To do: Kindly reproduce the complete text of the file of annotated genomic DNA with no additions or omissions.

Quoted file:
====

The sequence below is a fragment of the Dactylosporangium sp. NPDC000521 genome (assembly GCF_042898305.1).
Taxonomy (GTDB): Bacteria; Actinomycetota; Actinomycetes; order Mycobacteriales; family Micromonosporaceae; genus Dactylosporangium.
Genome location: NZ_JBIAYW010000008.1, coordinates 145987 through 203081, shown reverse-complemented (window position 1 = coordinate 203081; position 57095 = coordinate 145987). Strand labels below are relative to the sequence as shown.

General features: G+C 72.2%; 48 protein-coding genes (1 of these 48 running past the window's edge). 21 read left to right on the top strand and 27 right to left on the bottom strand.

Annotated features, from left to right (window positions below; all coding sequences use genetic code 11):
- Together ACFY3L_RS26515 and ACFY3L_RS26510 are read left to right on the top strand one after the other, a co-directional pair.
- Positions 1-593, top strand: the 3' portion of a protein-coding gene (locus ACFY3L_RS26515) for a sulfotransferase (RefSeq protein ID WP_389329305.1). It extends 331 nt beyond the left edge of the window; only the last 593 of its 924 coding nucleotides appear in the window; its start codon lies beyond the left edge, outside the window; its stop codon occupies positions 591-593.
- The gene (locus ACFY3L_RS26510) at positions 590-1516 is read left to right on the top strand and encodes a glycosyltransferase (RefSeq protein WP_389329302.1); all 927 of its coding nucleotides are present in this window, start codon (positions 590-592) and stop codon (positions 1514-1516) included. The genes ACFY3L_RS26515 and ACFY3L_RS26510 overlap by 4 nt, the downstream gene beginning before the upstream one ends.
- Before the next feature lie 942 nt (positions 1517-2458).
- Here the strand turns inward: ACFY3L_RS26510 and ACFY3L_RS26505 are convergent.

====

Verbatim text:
The sequence below is a fragment of the Dactylosporangium sp. NPDC000521 genome (assembly GCF_042898305.1).
Taxonomy (GTDB): Bacteria; Actinomycetota; Actinomycetes; order Mycobacteriales; family Micromonosporaceae; genus Dactylosporangium.
Genome location: NZ_JBIAYW010000008.1, coordinates 145987 through 203081, shown reverse-complemented (window position 1 = coordinate 203081; position 57095 = coordinate 145987). Strand labels below are relative to the sequence as shown.

General features: G+C 72.2%; 48 protein-coding genes (1 of these 48 running past the window's edge). 21 read left to right on the top strand and 27 right to left on the bottom strand.

Annotated features, from left to right (window positions below; all coding sequences use genetic code 11):
- Together ACFY3L_RS26515 and ACFY3L_RS26510 are read left to right on the top strand one after the other, a co-directional pair.
- Positions 1-593, top strand: the 3' portion of a protein-coding gene (locus ACFY3L_RS26515) for a sulfotransferase (RefSeq protein ID WP_389329305.1). It extends 331 nt beyond the left edge of the window; only the last 593 of its 924 coding nucleotides appear in the window; its start codon lies beyond the left edge, outside the window; its stop codon occupies positions 591-593.
- The gene (locus ACFY3L_RS26510) at positions 590-1516 is read left to right on the top strand and encodes a glycosyltransferase (RefSeq protein WP_389329302.1); all 927 of its coding nucleotides are present in this window, start codon (positions 590-592) and stop codon (positions 1514-1516) included. The genes ACFY3L_RS26515 and ACFY3L_RS26510 overlap by 4 nt, the downstream gene beginning before the upstream one ends.
- Before the next feature lie 942 nt (positions 1517-2458).
- Here the strand turns inward: ACFY3L_RS26510 and ACFY3L_RS26505 are convergent.